Remembering Sheena

Stop Animal Abuse in Malaysia.

Friday, April 14, 2006

Letter In THE STAR Newspaper Fri, April 14, 2006

I wrote a letter to the STAR newspaper which they published in the Opinion Page today, Friday, April 14, 2006. I've cut and pasted the letter below:


POPULAR Bollywood actor Salman Khan was sentenced just days ago by an Indian court to five years’ jail for “poaching”. He had killed a gazelle and two black bucks, which are on the endangered species list.

Kudos to India for upholding laws which protect animals. The country is indeed getting closer to the ideals that Mahatma Ghandi himself had propagated: “The greatness of a nation is seen in the way it treats its animals.”

I disagree with those who sympathise with Salman and cry foul that this blue-eyed boy of the Indian movie industry is being made a scapegoat because Indian courts want to prove that no one is above the law.

If anything, Salman’s jail term lends credibility to all the other court verdicts in support of animal welfare and shows a deep stirring within humanity to remain true to our role as stewards of this earth.

The lessons and morals we leave our children will, in the end, be the only legacy worth leaving behind. Hence, Salman’s jailing is truly a victory for animal rights activists who have sweated blood and shed buckets of tears over senseless killings.

Worse, too often, our animal abuse reports to the authorities fall on deaf ears. It is very sad indeed that this awakening in India is still not happening in Malaysia, and the Department of Veterinary Services continues to drag its feet in responding to animal abuse.

When animal shelters continue to get three calls a day reporting animal abuse, it is unconscionable to learn that you can count with two hands, the number of abuse cases the department has filed in court against those who abuse animals.

So is it any wonder that Malaysian courts merely mete out token fines? And to add insult to injury, they even return the abused animals to their respective abusers.

In India the Rajasthan Forest and Environment Minister Laxminarain Dave was delighted with the court verdict in the Salman case, saying it strengthens the state government’s efforts to protect wildlife and check poaching.

I wish there was one politician in Malaysia, a civil servant from the department or the Department of Wildlife and National Parks who is just as enthusiastic as this Indian Minister in prosecuting those who break laws that protect animals and the environment.

This verdict on Salman is a victory for animal rights activists all over the world. Ironically, it comes also at a time when international NGOs are calling for sanctions against Malaysia for failing to adequately protect the orang utan, “Saving Sarawak’s orang utan” (The Star, April 11).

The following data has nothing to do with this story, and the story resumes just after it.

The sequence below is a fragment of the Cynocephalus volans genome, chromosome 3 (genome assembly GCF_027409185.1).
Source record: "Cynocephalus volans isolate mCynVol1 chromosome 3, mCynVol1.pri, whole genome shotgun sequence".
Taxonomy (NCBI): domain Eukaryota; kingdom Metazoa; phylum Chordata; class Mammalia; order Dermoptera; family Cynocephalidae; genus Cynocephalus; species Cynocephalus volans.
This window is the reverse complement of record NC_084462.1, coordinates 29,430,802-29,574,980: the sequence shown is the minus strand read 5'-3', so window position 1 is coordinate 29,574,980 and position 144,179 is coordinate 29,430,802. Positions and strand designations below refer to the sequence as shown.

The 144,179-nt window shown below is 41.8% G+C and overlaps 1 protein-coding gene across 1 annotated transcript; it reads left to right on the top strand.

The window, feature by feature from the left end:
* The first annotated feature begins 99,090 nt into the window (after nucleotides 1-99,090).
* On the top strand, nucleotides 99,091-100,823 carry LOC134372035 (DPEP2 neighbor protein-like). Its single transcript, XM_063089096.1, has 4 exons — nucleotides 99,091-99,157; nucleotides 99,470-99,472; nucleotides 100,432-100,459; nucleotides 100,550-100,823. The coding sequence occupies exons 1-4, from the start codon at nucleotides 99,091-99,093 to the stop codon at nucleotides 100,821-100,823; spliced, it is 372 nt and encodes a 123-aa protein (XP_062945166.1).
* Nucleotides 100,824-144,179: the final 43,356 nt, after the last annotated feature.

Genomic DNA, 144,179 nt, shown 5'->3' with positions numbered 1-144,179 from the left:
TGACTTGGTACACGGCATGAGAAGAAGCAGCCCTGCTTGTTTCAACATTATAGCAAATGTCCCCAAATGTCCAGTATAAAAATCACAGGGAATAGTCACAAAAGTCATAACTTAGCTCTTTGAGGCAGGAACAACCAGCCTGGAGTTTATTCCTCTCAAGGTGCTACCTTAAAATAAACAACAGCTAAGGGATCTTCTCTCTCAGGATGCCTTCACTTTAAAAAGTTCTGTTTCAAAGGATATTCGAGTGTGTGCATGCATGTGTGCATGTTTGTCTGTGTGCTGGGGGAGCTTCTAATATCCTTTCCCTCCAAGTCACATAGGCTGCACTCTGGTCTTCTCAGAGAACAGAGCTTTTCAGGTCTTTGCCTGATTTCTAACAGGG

The orang utan is unique to the Malay Archipelago. What a pity!

Does it now take the foresight of outsiders to force Malaysians to value our own wildlife?

Shoba Mano
Subang Jaya.


  • At 2:52 AM, Blogger Louisa Ponnampalam said…

    Wow!Glad to see that some laws are being upheld in matter if the person was famous or not.

    I know of a certain someone in Malaysia who has had letters of complaint from the Wildlife Department written against this person simply because this person spoke out for a case of wildlife abuse.

    Does that put us many many steps backwards or what?Of course it doesn't deter this person to continue lobbying for animal welfare and wildlife issues....but very disappointing to think that such unprofessionalism abounds in our Wildlife Dept.

    My take on this is that only guilt and cowardice would drive a person to do such a thing!

    Don't you think so?

  • At 7:01 AM, Blogger Shoba said…

    Yes, Louisa. It is guilt and cowardice.

    I think there is nothing worse than being placed as guardian over helpless creatures like children and animals and then abusing that trust.

    Children and animals cannot defend themselves and people who do this are despicable.

    I myself was threatened by a Senior official from the Department of Veterinary Services.

    I lodged a police report and wrote letters of complaint to the Director of the DVS and to the Minister of Agriculture, but to date have not received any response from either party although I hand delivered these letters.

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